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  • Writer's picturePandwe Gibson

Investing in Yourself: Why College Is So Important

After reading the title of this blog, you probably already have a list of celebrities in your mind who you know never graduated from college. There's Kanye West, Mark Zuckerberg, and even Bill Gates. But what you might not know is another thing these individuals have in common is they all gained acceptance into some pretty prestigious institutions — Bill and Mark at Harvard, arguably the most elite and globally competitive school, and Kanye attended both Chicago's American Academy of Art and Chicago State University.

Then, you have thought leaders like Elon Musk and Andreessen Horowitz suggesting that college is no longer necessary — all this right before Elon announced he was starting his own school. However, those who advocate against college often have hidden agendas, as fair competition has seldom been the norm in the Western world. This serves as another example of manipulating circumstances to suit personal interests.

As a former school teacher, principal, and professor — and a current lifelong learner — I find this perspective dangerous and selfishly motivated. Who stands to gain from the widespread lack of critical thinking and formal standardized knowledge? It's crucial to scrutinize these voices and discern their underlying motives. Naturally, this necessitates employing critical thinking skills.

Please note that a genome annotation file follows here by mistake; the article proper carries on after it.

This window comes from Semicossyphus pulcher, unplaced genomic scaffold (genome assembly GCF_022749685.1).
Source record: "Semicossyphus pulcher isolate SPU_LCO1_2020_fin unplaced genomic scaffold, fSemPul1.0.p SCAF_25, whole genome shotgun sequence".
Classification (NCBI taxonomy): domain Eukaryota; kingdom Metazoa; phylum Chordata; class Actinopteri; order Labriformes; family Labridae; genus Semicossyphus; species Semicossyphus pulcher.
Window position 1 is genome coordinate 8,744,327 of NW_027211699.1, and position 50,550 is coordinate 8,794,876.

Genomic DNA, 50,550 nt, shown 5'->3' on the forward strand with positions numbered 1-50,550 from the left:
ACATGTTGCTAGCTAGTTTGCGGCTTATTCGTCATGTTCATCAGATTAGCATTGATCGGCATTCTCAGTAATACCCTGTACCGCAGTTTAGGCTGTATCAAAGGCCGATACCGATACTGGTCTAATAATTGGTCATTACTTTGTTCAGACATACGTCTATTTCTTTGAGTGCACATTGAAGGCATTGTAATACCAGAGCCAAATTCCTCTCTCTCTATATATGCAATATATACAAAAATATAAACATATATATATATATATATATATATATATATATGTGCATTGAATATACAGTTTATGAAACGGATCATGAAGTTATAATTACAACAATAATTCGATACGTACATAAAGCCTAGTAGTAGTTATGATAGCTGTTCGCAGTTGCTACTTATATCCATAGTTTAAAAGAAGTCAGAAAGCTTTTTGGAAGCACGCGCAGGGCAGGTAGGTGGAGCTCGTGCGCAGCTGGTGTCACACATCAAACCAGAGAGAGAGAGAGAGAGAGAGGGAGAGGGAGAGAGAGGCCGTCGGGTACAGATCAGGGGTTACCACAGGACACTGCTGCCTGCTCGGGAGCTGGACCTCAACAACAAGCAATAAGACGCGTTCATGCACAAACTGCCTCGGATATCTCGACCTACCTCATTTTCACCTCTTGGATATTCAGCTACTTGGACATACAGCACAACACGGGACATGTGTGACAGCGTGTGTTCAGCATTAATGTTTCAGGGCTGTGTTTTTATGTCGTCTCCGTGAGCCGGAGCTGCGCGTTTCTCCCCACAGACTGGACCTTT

Why is college so important? 

College is a modern-day version of the time-honored tradition of apprenticeship. We inherently learn best under the guidance of mentors. Consider sports as a prime example: the most talented athletes evolve alongside seasoned coaches and trainers, who either excelled in the field themselves or possess profound insights into its fundamentals and evolving trends. Academic success is the same way. Apprenticing under proficient practitioners and coaches, coupled with self-directed study and rigorous practical application, is how you will succeed in your career. Naturally, not all opportunities are equal, much like in sports, but the responsibility lies with individuals to seek out and find their tribe.

The type of investment you make in yourself hinges on your objectives. Let me be candid: not everyone has to pursue a college education. My concern lies with the discouragement of those in impoverished circumstances from seeking knowledge under the guise of care and support. All occupations hold relevance for the present moment, though this may change in the future. Society is gradually shifting away from a structure centered solely on work and toward one that prioritizes passions and purposes. Consequently, numerous leaders are presently grappling with how best to facilitate this transition smoothly and peacefully.

Should quality of life be a goal of college?

I believe that professions in the arts and creative fields, such as mastering instruments, dance, visual arts, and creative writing, along with the study of the science of the mind, will always remain significant. People will perpetually seek to influence thoughts and immerse themselves in beauty. Similarly, in the realm of politics, individuals with oratorical skills will consistently find a place as it continues to be valued and provide solace to the masses.

Investing in yourself by obtaining a college education is not merely about the degree but rather about embarking on a journey of personal growth, intellectual exploration, and societal contribution. Individuals can equip themselves with the knowledge, skills, and networks necessary to navigate an ever-evolving world. However, the significance of this investment extends far beyond personal gain; it can also encompass a commitment to addressing broader societal challenges and fostering positive change. I will discuss this in greater detail in part 2 of this series.

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